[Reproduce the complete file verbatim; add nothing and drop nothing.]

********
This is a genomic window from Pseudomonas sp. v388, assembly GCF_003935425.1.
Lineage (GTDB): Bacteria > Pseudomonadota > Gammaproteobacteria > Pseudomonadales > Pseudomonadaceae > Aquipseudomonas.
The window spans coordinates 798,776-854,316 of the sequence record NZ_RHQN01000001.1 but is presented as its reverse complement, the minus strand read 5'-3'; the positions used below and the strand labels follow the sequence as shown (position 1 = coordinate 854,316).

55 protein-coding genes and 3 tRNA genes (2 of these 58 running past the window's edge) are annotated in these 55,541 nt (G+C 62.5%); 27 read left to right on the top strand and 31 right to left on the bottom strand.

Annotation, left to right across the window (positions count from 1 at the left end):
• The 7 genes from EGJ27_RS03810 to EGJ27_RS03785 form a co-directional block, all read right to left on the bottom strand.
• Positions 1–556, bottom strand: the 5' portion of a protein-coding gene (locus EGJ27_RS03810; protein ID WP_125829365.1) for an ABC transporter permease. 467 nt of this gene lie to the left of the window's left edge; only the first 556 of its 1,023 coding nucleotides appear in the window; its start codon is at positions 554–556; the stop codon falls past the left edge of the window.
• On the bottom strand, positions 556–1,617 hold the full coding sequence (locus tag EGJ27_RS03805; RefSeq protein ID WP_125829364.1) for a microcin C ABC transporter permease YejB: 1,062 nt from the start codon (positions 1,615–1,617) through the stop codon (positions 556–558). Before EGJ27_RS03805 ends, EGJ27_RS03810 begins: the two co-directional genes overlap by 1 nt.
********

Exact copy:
This is a genomic window from Pseudomonas sp. v388, assembly GCF_003935425.1.
Lineage (GTDB): Bacteria > Pseudomonadota > Gammaproteobacteria > Pseudomonadales > Pseudomonadaceae > Aquipseudomonas.
The window spans coordinates 798,776-854,316 of the sequence record NZ_RHQN01000001.1 but is presented as its reverse complement, the minus strand read 5'-3'; the positions used below and the strand labels follow the sequence as shown (position 1 = coordinate 854,316).

55 protein-coding genes and 3 tRNA genes (2 of these 58 running past the window's edge) are annotated in these 55,541 nt (G+C 62.5%); 27 read left to right on the top strand and 31 right to left on the bottom strand.

Annotation, left to right across the window (positions count from 1 at the left end):
• The 7 genes from EGJ27_RS03810 to EGJ27_RS03785 form a co-directional block, all read right to left on the bottom strand.
• Positions 1–556, bottom strand: the 5' portion of a protein-coding gene (locus EGJ27_RS03810; protein ID WP_125829365.1) for an ABC transporter permease. 467 nt of this gene lie to the left of the window's left edge; only the first 556 of its 1,023 coding nucleotides appear in the window; its start codon is at positions 554–556; the stop codon falls past the left edge of the window.
• On the bottom strand, positions 556–1,617 hold the full coding sequence (locus tag EGJ27_RS03805; RefSeq protein ID WP_125829364.1) for a microcin C ABC transporter permease YejB: 1,062 nt from the start codon (positions 1,615–1,617) through the stop codon (positions 556–558). Before EGJ27_RS03805 ends, EGJ27_RS03810 begins: the two co-directional genes overlap by 1 nt.